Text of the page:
This is the first serious book on Figure Drawing I bought when I first started. It prompted me to take courses with Anthony Ryder in Santa Fe in 2009. I learned a lot and my figure drawing improved. However, there are a lot of conceptual weaknesses in this method. Anthony Ryder and the line of artists he represents put too much emphasis on drawing with straight lines. That makes for an artificial and rigid style that is not in unison with the teacher’s own personal way of drawing. In fact, Anthony’s drawing in real is more reminiscent of a very fluid and open way of drawing.
The Artist’s Complete Guide to Figure Drawing Review – Comment n°1 : The block-in does not a good job at representing reality
One of the major teachings of this book is the dreaded block-in stage of drawing. Ryder inherited this method from his teacher Ted Seth Jacobs. It is basically a process that relies on the contour of the model, going from the outside to the interior of the figure. What is striking about it is that it uses straight lines to simplify the 2D projection of the model on the paper. The straight lines are then iteratively refined into curves.
While Anthony’s drawings are beautiful, I know for a fact that following his method will not completely allow you to reproduce such drawings. First of all, it puts a dangerous emphasis on the contour. This purely conceptual frame of mind doesn’t fit with reality. Because the importance of an edge is determined by its surroundings and there is a relational hierarchy between all the different entities we see. Some edges of the figure are usually in shadow and can’t even be distinguished. Therefore, a flat order of lines and curves is not a good descriptor of reality. Now it is ironic that some students take the method too seriously and try making perfect block-ins only to discover that some parts of the model are constantly escaping one’s grasp.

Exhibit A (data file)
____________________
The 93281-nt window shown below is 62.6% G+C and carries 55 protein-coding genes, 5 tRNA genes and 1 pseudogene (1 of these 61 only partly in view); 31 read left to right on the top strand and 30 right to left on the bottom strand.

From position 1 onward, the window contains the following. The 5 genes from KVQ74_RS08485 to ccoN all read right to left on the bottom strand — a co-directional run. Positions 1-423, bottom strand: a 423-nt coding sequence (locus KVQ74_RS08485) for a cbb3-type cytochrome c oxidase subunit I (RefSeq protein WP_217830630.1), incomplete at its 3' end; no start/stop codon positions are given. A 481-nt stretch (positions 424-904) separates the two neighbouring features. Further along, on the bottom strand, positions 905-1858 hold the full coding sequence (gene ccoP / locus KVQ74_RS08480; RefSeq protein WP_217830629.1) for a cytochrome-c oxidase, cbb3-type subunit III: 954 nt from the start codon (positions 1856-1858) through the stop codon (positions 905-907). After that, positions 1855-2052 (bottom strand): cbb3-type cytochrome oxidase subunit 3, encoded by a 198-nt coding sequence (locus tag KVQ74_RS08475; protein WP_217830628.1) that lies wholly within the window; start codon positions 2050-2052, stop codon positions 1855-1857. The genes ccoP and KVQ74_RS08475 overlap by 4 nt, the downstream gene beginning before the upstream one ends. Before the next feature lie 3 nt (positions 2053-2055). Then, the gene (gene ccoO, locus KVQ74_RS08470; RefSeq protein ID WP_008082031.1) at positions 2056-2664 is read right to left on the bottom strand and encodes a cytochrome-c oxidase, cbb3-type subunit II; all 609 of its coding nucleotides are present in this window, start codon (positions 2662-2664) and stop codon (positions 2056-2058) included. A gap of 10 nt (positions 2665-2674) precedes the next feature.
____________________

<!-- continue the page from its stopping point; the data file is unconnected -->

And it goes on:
It’s true that Anthony says that the block-in process is not part of the drawing but a container for it. But this should make us suspicious : how can the block-in not be part of the drawing? During Anthony’s course in Santa Fe, I was myself a victim of this conceptual trap. The funny thing is that Anthony’s critiques were precisely on the opposite side of what he teaches in the book : he stressed to me many times that I should give less importance to lines and more importance to gradations. Because they do a better job of representing reality. I watched him draw many and he never used the block-in as such for his own artworks. Of course, it could be that Anthony now only uses the block-in mentally without the need for construction lines. However, even then, why should he never mention the fact that these tools should become automatised and unconscious at one point? That being said, I still find the exercise useful in conditions that allow doable blocking-ins. Even if that doesn’t solve all problems in normal circumstances. For the latter, more powerful tools are needed.
The Artist’s Complete Guide to Figure Drawing Review – Comment n°2 : There are no backgrounds against which to judge the values
Most drawings in the book are done without a background. This is very disturbing because the background is usually what allows the artist to calibrate the values of the figure. That’s why Ryder’s figures give the impression of floating in thin air. The fact that he over-emphasizes contour lines adds to this ethereal feeling. Drawing on a white background will augment contrast and make your marks considerably lighter than they should be. By contrast, my own figure drawings with Anthony are surprisingly darker than expected making fair skin people look as if they had dark skin. Somehow I must have targetted the right values and a darker background would have been useful for making my values look natural. Of course, Ryder knew about this and for each drawing he adapted his values to the situation. It’s true that he would sometimes ask us to put a little of the background in. But this was not explained thoroughly and taught methodically. If you want more info on the subject, a representational hyper-realist artist has written an interesting article on the subject.